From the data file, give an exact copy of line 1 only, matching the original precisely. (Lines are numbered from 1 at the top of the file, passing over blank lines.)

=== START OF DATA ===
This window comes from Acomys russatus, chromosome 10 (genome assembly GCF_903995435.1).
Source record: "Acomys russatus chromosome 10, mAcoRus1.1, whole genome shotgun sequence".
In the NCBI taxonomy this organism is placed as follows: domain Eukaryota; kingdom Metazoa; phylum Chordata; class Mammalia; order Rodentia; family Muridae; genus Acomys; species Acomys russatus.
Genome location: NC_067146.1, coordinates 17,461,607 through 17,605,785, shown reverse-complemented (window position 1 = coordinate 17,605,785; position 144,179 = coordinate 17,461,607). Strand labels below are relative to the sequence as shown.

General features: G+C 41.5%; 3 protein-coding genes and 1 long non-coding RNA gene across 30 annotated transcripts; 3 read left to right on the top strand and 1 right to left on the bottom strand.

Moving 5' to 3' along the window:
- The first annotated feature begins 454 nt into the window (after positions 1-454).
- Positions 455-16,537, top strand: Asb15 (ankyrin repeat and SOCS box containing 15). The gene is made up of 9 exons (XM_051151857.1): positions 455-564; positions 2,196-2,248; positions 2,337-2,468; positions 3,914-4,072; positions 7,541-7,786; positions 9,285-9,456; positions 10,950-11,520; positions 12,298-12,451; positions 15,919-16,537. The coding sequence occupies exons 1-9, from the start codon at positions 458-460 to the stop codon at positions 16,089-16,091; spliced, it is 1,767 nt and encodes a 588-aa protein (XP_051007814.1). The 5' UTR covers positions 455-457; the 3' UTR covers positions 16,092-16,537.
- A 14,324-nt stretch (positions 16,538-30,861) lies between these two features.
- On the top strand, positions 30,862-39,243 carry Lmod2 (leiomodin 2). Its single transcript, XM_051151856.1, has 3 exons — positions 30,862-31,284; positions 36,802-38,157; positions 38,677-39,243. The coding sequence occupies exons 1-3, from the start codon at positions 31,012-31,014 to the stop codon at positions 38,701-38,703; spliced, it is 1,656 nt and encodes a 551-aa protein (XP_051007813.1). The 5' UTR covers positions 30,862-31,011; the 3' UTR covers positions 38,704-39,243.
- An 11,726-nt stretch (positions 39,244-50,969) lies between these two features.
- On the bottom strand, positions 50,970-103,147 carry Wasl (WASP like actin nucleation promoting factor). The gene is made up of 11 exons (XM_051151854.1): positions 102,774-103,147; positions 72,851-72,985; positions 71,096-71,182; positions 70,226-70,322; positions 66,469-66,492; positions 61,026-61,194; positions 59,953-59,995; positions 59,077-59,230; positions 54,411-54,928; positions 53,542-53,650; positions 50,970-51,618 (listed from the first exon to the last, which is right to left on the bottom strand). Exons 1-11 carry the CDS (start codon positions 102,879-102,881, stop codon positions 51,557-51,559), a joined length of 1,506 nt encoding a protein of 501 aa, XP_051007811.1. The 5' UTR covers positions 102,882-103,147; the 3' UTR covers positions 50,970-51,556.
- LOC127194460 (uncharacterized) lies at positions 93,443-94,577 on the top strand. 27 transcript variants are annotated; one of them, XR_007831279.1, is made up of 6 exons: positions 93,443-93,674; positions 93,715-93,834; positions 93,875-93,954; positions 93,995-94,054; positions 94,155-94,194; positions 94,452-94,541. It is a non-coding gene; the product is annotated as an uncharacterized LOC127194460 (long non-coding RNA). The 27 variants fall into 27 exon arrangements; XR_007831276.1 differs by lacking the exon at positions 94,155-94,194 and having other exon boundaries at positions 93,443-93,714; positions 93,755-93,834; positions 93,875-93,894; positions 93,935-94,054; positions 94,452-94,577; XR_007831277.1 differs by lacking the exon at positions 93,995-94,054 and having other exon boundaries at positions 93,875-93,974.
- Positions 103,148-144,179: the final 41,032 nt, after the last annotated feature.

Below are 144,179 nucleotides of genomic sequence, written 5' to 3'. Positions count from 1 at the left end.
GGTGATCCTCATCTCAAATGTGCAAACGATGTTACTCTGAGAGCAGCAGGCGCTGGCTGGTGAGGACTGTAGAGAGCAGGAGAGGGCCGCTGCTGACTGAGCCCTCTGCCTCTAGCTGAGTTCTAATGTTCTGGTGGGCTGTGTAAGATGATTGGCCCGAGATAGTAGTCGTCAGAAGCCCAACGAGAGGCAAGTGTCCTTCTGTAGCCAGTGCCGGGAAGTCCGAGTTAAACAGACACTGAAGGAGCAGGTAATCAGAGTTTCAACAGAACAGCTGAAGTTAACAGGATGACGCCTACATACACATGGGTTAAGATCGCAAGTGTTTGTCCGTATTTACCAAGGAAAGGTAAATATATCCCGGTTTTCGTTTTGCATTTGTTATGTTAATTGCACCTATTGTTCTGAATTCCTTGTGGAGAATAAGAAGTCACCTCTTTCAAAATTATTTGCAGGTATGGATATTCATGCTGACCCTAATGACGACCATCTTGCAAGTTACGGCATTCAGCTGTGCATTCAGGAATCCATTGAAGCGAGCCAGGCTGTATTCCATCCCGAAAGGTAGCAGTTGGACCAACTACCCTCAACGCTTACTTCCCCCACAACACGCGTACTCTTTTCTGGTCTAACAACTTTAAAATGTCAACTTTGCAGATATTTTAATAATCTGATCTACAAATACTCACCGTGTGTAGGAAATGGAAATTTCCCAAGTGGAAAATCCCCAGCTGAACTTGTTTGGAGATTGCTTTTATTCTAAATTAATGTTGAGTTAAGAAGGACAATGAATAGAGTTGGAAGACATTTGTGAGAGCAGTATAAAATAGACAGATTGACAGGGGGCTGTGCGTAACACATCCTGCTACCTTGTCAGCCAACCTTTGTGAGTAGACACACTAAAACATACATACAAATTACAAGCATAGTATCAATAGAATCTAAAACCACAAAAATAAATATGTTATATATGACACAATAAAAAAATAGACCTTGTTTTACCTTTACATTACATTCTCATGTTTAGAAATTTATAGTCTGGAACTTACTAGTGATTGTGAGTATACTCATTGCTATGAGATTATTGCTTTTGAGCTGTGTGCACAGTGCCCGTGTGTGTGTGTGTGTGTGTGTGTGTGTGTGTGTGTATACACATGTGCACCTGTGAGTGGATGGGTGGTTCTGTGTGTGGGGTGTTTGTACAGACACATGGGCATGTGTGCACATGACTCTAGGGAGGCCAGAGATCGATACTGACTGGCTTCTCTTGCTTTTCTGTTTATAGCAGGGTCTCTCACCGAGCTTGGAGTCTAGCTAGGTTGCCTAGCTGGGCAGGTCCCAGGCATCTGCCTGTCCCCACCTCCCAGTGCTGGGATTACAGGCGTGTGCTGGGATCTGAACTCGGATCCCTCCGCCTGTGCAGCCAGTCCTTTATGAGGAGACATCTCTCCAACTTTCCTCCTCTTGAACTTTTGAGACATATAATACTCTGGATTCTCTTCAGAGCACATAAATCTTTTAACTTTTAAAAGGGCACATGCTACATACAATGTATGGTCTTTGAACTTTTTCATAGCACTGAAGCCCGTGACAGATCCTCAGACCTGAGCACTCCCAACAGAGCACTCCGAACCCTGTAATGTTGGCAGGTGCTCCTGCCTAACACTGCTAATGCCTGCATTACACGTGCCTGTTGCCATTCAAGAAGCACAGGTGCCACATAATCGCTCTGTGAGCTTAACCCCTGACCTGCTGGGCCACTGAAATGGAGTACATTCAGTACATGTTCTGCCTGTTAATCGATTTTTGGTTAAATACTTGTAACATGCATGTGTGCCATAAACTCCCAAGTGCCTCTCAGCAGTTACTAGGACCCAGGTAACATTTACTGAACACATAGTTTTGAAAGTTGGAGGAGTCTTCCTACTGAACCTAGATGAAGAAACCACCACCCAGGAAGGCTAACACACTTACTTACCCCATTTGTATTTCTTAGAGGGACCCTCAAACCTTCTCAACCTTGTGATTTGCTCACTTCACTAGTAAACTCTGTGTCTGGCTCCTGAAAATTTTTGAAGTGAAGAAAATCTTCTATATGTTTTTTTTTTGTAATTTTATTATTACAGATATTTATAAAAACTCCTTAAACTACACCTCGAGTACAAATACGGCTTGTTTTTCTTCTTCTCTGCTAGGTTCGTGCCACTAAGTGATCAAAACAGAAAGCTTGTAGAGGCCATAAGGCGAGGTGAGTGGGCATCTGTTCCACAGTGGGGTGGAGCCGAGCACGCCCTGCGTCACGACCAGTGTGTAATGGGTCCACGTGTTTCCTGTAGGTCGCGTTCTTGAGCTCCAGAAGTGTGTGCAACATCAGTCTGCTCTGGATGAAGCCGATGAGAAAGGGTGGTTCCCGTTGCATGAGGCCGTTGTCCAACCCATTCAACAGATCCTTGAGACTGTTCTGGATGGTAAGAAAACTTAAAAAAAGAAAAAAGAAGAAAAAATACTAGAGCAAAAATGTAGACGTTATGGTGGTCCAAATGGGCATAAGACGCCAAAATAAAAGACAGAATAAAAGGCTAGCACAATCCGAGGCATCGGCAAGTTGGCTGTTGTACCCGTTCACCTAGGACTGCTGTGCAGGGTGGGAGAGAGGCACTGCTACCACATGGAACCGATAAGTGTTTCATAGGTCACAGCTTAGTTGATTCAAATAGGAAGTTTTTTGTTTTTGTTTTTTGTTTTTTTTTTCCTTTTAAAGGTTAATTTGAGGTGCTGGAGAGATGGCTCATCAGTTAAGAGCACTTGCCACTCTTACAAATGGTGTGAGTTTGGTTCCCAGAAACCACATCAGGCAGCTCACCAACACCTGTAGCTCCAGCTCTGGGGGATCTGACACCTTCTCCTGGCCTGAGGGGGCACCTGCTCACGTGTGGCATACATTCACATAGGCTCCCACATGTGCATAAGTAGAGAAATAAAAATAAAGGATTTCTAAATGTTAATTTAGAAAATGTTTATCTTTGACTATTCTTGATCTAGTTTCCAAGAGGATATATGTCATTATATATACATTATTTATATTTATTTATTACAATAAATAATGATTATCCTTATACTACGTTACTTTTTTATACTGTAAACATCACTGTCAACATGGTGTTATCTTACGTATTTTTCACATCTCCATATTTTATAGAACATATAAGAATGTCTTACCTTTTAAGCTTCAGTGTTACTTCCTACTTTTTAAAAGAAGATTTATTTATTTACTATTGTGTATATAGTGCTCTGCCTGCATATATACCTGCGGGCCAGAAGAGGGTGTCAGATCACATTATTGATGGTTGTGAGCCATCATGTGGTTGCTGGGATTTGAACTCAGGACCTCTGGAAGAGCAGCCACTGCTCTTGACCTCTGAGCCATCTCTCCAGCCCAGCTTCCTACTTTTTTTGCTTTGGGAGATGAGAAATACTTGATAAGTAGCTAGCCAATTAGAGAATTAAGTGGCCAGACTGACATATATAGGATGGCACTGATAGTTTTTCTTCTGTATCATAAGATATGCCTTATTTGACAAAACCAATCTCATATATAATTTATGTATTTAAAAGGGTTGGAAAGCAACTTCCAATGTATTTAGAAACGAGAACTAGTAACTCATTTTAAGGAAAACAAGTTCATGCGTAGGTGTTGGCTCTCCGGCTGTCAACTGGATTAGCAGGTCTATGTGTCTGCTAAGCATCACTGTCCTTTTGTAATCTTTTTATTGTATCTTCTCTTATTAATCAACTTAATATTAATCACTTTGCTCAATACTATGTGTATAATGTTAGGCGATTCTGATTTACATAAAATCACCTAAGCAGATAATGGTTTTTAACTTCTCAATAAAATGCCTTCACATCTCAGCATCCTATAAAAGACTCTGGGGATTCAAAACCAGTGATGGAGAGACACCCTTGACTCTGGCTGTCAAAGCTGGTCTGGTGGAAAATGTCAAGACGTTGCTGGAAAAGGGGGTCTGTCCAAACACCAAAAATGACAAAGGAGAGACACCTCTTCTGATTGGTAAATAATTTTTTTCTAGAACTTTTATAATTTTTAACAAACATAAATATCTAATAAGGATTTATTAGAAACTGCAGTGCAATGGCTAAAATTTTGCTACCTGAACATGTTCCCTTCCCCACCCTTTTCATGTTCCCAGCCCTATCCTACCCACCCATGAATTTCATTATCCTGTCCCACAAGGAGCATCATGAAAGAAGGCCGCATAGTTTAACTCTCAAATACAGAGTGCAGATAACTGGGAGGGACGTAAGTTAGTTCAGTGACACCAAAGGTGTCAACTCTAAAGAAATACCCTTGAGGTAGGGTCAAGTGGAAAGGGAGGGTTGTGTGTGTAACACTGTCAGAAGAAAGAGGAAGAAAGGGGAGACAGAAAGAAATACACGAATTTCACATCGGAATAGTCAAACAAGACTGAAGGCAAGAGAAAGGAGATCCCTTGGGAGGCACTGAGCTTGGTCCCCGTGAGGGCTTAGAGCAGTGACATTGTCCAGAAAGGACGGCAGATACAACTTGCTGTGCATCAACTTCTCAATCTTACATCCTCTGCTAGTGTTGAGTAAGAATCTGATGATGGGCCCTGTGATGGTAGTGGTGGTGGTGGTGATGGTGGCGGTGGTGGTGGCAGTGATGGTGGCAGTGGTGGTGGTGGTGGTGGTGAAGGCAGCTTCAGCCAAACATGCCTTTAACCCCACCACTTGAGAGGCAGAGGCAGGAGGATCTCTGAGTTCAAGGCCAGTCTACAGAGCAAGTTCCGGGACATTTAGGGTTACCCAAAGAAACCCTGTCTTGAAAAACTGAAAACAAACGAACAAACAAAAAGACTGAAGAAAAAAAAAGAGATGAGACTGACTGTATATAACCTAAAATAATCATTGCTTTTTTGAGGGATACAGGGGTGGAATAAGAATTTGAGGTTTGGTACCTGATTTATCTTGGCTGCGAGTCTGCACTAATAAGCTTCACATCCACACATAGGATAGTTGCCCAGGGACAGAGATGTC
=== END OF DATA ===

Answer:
This window comes from Acomys russatus, chromosome 10 (genome assembly GCF_903995435.1).